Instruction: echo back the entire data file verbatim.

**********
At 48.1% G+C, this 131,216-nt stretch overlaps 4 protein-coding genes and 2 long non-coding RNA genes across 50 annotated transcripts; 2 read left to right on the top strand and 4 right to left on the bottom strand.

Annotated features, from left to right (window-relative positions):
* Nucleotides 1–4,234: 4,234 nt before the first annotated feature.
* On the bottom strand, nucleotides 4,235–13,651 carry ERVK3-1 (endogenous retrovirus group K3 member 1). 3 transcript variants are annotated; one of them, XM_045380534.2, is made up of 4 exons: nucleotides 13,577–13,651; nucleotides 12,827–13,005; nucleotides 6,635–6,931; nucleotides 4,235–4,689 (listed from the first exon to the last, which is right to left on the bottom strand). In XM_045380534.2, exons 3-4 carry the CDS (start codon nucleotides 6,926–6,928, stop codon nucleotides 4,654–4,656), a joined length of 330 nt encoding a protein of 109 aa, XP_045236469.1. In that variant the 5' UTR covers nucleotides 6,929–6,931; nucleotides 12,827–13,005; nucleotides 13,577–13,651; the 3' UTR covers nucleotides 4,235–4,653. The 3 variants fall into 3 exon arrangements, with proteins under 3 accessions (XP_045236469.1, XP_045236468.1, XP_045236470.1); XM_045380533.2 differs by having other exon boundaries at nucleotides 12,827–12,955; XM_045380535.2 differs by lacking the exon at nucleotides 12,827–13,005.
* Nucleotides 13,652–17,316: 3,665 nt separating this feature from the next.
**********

At 48.1% G+C, this 131,216-nt stretch overlaps 4 protein-coding genes and 2 long non-coding RNA genes across 50 annotated transcripts; 2 read left to right on the top strand and 4 right to left on the bottom strand.

Annotated features, from left to right (window-relative positions):
* Nucleotides 1–4,234: 4,234 nt before the first annotated feature.
* On the bottom strand, nucleotides 4,235–13,651 carry ERVK3-1 (endogenous retrovirus group K3 member 1). 3 transcript variants are annotated; one of them, XM_045380534.2, is made up of 4 exons: nucleotides 13,577–13,651; nucleotides 12,827–13,005; nucleotides 6,635–6,931; nucleotides 4,235–4,689 (listed from the first exon to the last, which is right to left on the bottom strand). In XM_045380534.2, exons 3-4 carry the CDS (start codon nucleotides 6,926–6,928, stop codon nucleotides 4,654–4,656), a joined length of 330 nt encoding a protein of 109 aa, XP_045236469.1. In that variant the 5' UTR covers nucleotides 6,929–6,931; nucleotides 12,827–13,005; nucleotides 13,577–13,651; the 3' UTR covers nucleotides 4,235–4,653. The 3 variants fall into 3 exon arrangements, with proteins under 3 accessions (XP_045236469.1, XP_045236468.1, XP_045236470.1); XM_045380533.2 differs by having other exon boundaries at nucleotides 12,827–12,955; XM_045380535.2 differs by lacking the exon at nucleotides 12,827–13,005.
* Nucleotides 13,652–17,316: 3,665 nt separating this feature from the next.